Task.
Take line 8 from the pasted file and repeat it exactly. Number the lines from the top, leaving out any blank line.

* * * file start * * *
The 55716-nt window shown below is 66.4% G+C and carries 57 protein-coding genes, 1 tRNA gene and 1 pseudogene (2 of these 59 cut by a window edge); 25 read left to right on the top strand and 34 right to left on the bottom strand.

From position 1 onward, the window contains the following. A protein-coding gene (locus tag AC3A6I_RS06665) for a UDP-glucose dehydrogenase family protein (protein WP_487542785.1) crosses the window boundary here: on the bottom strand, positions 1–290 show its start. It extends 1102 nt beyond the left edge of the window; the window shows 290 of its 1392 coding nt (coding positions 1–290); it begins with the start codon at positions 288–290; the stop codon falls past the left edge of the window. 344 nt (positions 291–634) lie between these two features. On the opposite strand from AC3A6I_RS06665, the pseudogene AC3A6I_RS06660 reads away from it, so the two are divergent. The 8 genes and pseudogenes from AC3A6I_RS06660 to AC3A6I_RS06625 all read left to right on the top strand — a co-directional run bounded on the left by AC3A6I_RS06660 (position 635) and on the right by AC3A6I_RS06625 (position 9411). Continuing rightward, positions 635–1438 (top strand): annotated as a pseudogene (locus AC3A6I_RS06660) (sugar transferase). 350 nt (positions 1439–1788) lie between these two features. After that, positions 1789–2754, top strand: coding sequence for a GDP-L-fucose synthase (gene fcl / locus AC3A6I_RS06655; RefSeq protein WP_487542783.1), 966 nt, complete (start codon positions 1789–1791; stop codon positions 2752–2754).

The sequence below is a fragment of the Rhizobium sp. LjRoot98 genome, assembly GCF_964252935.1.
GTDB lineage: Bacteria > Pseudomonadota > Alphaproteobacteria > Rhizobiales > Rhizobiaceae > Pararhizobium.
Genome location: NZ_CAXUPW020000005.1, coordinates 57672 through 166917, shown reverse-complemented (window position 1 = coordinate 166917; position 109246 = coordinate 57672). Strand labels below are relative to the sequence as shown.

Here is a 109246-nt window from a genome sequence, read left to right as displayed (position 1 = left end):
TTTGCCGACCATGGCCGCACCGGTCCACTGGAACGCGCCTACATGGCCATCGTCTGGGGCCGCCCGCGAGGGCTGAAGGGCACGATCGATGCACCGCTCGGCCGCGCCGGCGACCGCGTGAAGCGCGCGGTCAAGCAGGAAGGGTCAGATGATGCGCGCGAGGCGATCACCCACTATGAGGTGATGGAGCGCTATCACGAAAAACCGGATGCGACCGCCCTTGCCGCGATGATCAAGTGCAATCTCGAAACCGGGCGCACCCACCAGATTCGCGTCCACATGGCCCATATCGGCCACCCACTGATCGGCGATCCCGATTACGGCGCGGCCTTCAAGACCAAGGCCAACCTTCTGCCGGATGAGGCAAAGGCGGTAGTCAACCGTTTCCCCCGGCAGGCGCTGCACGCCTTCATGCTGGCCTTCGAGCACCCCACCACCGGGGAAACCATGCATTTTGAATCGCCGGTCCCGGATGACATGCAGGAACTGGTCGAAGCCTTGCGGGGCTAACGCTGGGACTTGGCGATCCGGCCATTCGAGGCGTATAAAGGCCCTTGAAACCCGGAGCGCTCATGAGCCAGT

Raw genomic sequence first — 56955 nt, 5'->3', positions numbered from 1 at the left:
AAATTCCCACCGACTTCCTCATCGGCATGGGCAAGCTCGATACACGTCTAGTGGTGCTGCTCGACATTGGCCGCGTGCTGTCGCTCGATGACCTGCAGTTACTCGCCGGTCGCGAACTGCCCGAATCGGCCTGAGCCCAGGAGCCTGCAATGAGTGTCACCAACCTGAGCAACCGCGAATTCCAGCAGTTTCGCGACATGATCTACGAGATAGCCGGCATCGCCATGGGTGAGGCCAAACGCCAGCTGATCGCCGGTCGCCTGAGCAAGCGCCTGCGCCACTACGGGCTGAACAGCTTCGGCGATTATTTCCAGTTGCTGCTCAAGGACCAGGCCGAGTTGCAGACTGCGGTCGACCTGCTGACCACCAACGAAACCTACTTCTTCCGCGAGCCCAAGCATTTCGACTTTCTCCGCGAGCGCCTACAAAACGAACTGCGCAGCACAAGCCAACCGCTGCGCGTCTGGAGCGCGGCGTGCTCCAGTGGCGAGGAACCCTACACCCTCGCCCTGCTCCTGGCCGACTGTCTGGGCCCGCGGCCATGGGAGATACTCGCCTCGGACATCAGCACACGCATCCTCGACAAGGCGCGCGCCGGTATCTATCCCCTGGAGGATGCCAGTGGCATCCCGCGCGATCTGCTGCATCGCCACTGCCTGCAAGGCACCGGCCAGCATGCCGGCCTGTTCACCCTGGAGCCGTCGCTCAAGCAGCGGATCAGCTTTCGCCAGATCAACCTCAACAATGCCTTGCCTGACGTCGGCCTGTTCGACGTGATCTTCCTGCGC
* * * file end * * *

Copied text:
Raw genomic sequence first — 56955 nt, 5'->3', positions numbered from 1 at the left: